A photo shows the unthinkable horrors of serial killer Dean Corll, the man responsible for the Houston Mass Murders. Warning: Graphic.
Warning: Graphic content.
Say his name five times into a mirror and the Candyman – a ghost with a hook for a hand – will come and kill you.
That’s the urban legend at the heart of the new Candyman film released on August 26 – but a real life serial killer with the same nickname was even more terrifying.
Dean Corll raped, tortured and murdered at least 28 boys and young men in Texas between 1970 and 1973.
Now known as the Houston Mass Murders, his killing spree was considered the worst in US history at the time.
What made Corll’s crimes all the more shocking was the fact that he was helped by two teenage accomplices – one of whom would eventually shoot Corll dead.
While there’s no link between the serial killer and the Candyman urban legend, Corll was nicknamed the “candy man” because his family owned a sweet company, and he was known to give the confectionary to local children.
Corll even ended up killing former employees of his candy factory – along with dozens of others.
Cash for boy victims
Corll’s twisted crimes began when he befriended a 12-year-old boy, David Owen Brooks, by giving him free sweets.
Brooks would spend time at the candy factory and he saw Corll as a father figure.
But by 1969, just two years after meeting, Corll began paying Brooks in order to perform sex acts on the boy.
And the following year, Corll killed his first known victim: 18-year-old Jeffrey Konen.
Konen was hitchhiking when Corll picked him up – his body was discovered bound and violated three years later, buried at High Island Beach in Texas.
Around the time of Konen’s death, Brooks interrupted Corll as he was raping two other teenage boys in one of his apartments.
Corll promised to buy Brooks a car in exchange for his silence – Brooks agreed.
The killer also told Brooks that he murdered the boys he’d been raping, and made the teen a grim offer: $200 for every boy he could lure to Corll’s home.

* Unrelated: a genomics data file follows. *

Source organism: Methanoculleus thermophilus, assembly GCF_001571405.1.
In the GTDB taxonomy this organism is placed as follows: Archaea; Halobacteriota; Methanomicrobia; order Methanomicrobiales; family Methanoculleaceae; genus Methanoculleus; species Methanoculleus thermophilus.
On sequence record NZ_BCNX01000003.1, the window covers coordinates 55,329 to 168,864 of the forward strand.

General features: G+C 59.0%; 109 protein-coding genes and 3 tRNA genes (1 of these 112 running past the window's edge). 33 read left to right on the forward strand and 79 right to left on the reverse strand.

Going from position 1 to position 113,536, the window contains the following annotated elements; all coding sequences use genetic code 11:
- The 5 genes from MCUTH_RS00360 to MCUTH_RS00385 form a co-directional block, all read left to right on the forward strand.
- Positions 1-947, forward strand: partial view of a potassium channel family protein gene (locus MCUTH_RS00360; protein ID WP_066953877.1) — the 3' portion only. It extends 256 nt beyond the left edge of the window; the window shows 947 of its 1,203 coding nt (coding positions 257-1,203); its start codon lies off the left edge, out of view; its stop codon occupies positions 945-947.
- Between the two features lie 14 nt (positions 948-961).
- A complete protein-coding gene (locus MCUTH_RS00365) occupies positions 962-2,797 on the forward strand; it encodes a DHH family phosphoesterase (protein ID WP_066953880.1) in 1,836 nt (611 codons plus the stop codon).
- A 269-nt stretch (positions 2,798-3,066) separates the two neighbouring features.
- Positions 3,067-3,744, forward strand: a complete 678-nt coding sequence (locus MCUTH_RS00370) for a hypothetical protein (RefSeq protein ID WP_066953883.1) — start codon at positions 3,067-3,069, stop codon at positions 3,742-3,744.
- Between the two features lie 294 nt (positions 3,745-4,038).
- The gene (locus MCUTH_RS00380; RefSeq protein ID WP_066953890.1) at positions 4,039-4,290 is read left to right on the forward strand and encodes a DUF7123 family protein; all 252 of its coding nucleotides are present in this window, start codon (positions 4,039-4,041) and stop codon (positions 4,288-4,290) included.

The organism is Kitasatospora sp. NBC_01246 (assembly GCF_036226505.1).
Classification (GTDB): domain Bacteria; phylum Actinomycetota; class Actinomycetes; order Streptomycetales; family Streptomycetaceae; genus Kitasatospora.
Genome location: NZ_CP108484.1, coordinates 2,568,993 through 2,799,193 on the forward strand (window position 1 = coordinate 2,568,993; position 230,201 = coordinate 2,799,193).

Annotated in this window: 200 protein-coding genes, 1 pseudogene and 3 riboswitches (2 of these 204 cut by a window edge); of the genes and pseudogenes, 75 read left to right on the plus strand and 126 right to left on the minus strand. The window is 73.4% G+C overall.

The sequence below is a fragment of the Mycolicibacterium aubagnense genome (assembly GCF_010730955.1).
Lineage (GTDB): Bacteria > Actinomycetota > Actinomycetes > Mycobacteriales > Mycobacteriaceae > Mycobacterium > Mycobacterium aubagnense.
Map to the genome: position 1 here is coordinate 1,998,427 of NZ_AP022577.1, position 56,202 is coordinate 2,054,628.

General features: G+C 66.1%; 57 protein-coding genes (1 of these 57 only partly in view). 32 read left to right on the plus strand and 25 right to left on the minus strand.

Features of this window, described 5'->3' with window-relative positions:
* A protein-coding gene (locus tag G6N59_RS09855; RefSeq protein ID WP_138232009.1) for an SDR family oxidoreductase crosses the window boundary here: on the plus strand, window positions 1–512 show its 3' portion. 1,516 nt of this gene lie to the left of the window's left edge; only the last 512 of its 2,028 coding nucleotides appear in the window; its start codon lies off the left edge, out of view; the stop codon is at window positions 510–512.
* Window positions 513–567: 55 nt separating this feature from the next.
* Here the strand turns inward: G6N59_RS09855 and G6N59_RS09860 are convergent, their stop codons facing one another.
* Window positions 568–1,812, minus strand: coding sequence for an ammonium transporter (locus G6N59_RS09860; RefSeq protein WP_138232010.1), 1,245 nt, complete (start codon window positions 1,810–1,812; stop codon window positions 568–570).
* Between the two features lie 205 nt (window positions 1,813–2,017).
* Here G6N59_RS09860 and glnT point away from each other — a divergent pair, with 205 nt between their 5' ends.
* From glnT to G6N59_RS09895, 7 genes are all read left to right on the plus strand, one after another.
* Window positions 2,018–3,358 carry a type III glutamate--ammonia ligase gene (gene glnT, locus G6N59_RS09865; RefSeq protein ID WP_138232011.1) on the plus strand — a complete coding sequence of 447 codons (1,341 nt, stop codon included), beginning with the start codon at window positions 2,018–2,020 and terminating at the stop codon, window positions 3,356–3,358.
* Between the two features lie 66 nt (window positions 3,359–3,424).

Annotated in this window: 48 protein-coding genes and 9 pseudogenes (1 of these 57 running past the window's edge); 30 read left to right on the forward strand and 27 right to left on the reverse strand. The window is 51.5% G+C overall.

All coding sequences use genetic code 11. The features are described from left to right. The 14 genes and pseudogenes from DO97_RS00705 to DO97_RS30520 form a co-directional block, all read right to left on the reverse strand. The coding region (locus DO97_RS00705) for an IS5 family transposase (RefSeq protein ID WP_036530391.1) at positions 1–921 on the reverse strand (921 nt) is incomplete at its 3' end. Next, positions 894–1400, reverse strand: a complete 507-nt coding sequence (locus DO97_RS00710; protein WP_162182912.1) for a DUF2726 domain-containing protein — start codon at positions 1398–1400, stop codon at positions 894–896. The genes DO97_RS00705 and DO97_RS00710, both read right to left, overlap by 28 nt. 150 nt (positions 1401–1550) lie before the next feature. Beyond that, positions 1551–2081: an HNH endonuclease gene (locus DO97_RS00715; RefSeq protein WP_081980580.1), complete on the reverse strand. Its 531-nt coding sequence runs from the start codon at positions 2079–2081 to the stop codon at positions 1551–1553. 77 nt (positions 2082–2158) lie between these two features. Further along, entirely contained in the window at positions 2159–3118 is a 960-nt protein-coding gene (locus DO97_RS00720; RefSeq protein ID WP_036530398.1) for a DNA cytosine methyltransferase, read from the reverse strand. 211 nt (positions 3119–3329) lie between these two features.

Brooks agreed to the sick offer – and quickly got to work.
In December 1970, he lured James Glass and Danny Yates, both 14, to Corll’s address.
There, they were tied to a plywood “torture board” before being raped, strangled, and buried in a boat shed.
It would become the typical modus operandi of the candy man.
Corll and Brooks carried on abducting children, sometimes offering lifts or the promise of a party, before Corll strangled or shot the victims.
Brooks said at least one victim was kept alive and restrained for four days before finally being killed.
Sadistic teen accomplice
One intended victim managed to escape with his life – and eventually decided to join the killers.
Brooks lured Elmer Wayne Henley to Corll’s address in 1971, where the killer decided Henley would make a better accomplice than a victim.
Corll offered Henley the same $200 per boy deal he’d made Brooks.
And while Henley initially ignored the grim proposal, he decided to accept in 1972 as his family struggled financially.
Henley was told the boys would be sold to a sexual slavery ring rather than murdered.
But even once he discovered what Corll was really doing, he went along with the crimes all the same, convincing his friends and acquaintances to go to Corll’s house where they’d be restrained, raped and killed.
Brooks would later say Henley grew “especially sadistic”, shooting and strangling victims himself after their rape and torture.
And for a time in 1973, Henley became Corll’s sole procurer of boys.